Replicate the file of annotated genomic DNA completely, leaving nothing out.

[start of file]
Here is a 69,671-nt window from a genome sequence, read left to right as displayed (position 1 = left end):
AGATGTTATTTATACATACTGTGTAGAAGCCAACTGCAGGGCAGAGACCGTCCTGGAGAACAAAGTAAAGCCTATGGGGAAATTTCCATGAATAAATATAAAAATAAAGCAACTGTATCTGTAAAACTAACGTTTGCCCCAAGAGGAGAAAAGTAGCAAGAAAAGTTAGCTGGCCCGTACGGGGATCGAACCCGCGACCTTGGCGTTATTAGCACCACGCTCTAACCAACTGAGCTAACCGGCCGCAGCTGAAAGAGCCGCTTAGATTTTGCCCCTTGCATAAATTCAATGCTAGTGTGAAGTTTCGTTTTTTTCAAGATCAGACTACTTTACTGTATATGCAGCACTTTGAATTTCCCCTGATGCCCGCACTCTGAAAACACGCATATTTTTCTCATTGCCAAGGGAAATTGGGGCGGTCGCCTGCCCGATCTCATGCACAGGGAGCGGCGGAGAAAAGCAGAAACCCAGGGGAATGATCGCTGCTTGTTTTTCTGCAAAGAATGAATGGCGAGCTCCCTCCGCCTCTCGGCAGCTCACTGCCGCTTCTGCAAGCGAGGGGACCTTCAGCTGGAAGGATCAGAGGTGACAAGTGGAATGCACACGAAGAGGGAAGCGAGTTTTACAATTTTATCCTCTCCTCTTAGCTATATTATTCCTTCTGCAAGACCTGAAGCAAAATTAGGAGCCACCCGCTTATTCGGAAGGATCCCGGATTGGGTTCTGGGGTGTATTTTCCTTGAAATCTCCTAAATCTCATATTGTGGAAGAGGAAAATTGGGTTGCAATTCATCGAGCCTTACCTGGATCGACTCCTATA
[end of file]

Here is a 69,671-nt window from a genome sequence, read left to right as displayed (position 1 = left end):
AGATGTTATTTATACATACTGTGTAGAAGCCAACTGCAGGGCAGAGACCGTCCTGGAGAACAAAGTAAAGCCTATGGGGAAATTTCCATGAATAAATATAAAAATAAAGCAACTGTATCTGTAAAACTAACGTTTGCCCCAAGAGGAGAAAAGTAGCAAGAAAAGTTAGCTGGCCCGTACGGGGATCGAACCCGCGACCTTGGCGTTATTAGCACCACGCTCTAACCAACTGAGCTAACCGGCCGCAGCTGAAAGAGCCGCTTAGATTTTGCCCCTTGCATAAATTCAATGCTAGTGTGAAGTTTCGTTTTTTTCAAGATCAGACTACTTTACTGTATATGCAGCACTTTGAATTTCCCCTGATGCCCGCACTCTGAAAACACGCATATTTTTCTCATTGCCAAGGGAAATTGGGGCGGTCGCCTGCCCGATCTCATGCACAGGGAGCGGCGGAGAAAAGCAGAAACCCAGGGGAATGATCGCTGCTTGTTTTTCTGCAAAGAATGAATGGCGAGCTCCCTCCGCCTCTCGGCAGCTCACTGCCGCTTCTGCAAGCGAGGGGACCTTCAGCTGGAAGGATCAGAGGTGACAAGTGGAATGCACACGAAGAGGGAAGCGAGTTTTACAATTTTATCCTCTCCTCTTAGCTATATTATTCCTTCTGCAAGACCTGAAGCAAAATTAGGAGCCACCCGCTTATTCGGAAGGATCCCGGATTGGGTTCTGGGGTGTATTTTCCTTGAAATCTCCTAAATCTCATATTGTGGAAGAGGAAAATTGGGTTGCAATTCATCGAGCCTTACCTGGATCGACTCCTATA